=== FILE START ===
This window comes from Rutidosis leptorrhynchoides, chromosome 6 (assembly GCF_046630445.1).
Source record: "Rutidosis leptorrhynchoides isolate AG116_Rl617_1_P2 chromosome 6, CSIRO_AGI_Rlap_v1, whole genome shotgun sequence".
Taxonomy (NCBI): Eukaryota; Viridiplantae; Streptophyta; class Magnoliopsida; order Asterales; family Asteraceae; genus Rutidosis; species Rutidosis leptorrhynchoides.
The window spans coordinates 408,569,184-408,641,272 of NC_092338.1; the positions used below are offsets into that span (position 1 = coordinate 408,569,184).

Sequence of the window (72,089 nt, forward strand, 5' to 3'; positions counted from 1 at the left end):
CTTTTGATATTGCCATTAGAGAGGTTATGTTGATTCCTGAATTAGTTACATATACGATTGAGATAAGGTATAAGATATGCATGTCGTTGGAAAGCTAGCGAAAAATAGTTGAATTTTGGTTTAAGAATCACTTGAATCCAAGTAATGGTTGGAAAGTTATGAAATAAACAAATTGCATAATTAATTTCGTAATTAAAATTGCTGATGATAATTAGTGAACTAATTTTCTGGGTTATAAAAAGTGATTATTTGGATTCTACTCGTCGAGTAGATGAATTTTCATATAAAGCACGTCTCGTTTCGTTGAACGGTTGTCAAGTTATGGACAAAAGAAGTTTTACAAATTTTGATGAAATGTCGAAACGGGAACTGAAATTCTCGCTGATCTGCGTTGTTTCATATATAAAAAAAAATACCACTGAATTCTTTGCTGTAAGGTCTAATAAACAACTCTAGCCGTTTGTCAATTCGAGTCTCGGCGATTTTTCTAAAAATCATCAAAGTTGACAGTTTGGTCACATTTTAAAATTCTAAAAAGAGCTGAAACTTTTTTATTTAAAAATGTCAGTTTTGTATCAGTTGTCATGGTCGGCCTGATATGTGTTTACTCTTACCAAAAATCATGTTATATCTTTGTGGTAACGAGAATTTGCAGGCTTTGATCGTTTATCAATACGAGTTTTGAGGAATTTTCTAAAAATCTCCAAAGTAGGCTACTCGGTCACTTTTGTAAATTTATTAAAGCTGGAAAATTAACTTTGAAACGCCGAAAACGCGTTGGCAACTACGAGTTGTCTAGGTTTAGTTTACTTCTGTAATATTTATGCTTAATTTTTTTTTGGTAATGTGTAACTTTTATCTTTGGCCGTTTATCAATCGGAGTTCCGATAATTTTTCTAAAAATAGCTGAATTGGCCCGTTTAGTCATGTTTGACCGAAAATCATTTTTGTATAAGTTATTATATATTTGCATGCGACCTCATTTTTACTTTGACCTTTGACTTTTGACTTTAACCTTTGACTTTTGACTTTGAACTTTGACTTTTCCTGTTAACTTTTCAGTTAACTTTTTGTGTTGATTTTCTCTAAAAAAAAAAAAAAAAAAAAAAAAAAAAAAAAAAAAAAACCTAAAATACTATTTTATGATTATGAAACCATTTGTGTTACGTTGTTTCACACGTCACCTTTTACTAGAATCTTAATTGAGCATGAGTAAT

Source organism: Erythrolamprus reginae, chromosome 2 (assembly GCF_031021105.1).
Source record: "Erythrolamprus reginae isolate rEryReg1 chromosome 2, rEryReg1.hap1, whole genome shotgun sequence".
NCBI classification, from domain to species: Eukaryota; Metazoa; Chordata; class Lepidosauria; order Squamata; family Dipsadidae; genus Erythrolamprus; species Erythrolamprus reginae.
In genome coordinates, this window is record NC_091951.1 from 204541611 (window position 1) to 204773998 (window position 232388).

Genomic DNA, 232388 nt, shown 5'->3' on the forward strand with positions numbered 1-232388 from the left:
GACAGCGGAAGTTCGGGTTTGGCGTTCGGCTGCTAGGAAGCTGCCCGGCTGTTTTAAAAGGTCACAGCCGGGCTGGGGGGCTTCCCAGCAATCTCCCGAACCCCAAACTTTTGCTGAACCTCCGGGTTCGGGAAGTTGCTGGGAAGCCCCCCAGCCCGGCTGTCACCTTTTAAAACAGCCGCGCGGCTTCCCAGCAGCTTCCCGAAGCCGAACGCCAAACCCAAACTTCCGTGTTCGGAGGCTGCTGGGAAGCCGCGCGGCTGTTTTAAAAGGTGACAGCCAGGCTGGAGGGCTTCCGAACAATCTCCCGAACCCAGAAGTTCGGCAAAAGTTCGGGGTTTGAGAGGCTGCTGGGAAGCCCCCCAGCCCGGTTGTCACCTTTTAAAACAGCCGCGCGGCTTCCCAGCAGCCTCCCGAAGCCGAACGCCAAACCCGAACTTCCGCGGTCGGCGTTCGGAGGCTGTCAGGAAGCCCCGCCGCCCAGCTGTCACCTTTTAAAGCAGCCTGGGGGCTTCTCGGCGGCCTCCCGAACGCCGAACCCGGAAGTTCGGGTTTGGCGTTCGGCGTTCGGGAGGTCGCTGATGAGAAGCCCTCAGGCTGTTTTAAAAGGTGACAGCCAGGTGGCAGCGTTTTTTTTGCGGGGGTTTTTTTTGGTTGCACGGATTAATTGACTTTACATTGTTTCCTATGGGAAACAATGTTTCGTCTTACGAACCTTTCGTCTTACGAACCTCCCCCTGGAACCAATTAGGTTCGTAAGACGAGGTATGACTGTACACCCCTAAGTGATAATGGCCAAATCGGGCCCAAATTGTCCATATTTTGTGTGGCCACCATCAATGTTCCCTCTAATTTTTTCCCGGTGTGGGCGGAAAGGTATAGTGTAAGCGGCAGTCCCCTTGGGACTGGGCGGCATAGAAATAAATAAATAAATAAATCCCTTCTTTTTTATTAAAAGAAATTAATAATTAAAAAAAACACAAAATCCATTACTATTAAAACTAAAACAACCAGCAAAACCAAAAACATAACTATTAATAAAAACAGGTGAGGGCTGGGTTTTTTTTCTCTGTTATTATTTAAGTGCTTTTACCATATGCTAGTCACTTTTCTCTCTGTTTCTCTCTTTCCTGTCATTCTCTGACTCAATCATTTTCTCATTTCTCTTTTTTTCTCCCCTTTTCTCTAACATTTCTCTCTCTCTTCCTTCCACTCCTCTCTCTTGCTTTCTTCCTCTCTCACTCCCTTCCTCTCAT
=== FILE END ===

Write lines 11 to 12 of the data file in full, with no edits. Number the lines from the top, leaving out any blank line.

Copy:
Genomic DNA, 232388 nt, shown 5'->3' on the forward strand with positions numbered 1-232388 from the left:
GACAGCGGAAGTTCGGGTTTGGCGTTCGGCTGCTAGGAAGCTGCCCGGCTGTTTTAAAAGGTCACAGCCGGGCTGGGGGGCTTCCCAGCAATCTCCCGAACCCCAAACTTTTGCTGAACCTCCGGGTTCGGGAAGTTGCTGGGAAGCCCCCCAGCCCGGCTGTCACCTTTTAAAACAGCCGCGCGGCTTCCCAGCAGCTTCCCGAAGCCGAACGCCAAACCCAAACTTCCGTGTTCGGAGGCTGCTGGGAAGCCGCGCGGCTGTTTTAAAAGGTGACAGCCAGGCTGGAGGGCTTCCGAACAATCTCCCGAACCCAGAAGTTCGGCAAAAGTTCGGGGTTTGAGAGGCTGCTGGGAAGCCCCCCAGCCCGGTTGTCACCTTTTAAAACAGCCGCGCGGCTTCCCAGCAGCCTCCCGAAGCCGAACGCCAAACCCGAACTTCCGCGGTCGGCGTTCGGAGGCTGTCAGGAAGCCCCGCCGCCCAGCTGTCACCTTTTAAAGCAGCCTGGGGGCTTCTCGGCGGCCTCCCGAACGCCGAACCCGGAAGTTCGGGTTTGGCGTTCGGCGTTCGGGAGGTCGCTGATGAGAAGCCCTCAGGCTGTTTTAAAAGGTGACAGCCAGGTGGCAGCGTTTTTTTTGCGGGGGTTTTTTTTGGTTGCACGGATTAATTGACTTTACATTGTTTCCTATGGGAAACAATGTTTCGTCTTACGAACCTTTCGTCTTACGAACCTCCCCCTGGAACCAATTAGGTTCGTAAGACGAGGTATGACTGTACACCCCTAAGTGATAATGGCCAAATCGGGCCCAAATTGTCCATATTTTGTGTGGCCACCATCAATGTTCCCTCTAATTTTTTCCCGGTGTGGGCGGAAAGGTATAGTGTAAGCGGCAGTCCCCTTGGGACTGGGCGGCATAGAAATAAATAAATAAATAAATCCCTTCTTTTTTATTAAAAGAAATTAATAATTAAAAAAAACACAAAATCCATTACTATTAAAACTAAAACAACCAGCAAAACCAAAAACATAACTATTAATAAAAACAGGTGAGGGCTGGGTTTTTTTTCTCTGTTATTATTTAAGTGCTTTTACCATATGCTAGTCACTTTTCTCTCTGTTTCTCTCTTTCCTGTCATTCTCTGACTCAATCATTTTCTCATTTCTCTTTTTTTCTCCCCTTTTCTCTAACATTTCTCTCTCTCTTCCTTCCACTCCTCTCTCTTGCTTTCTTCCTCTCTCACTCCCTTCCTCTCAT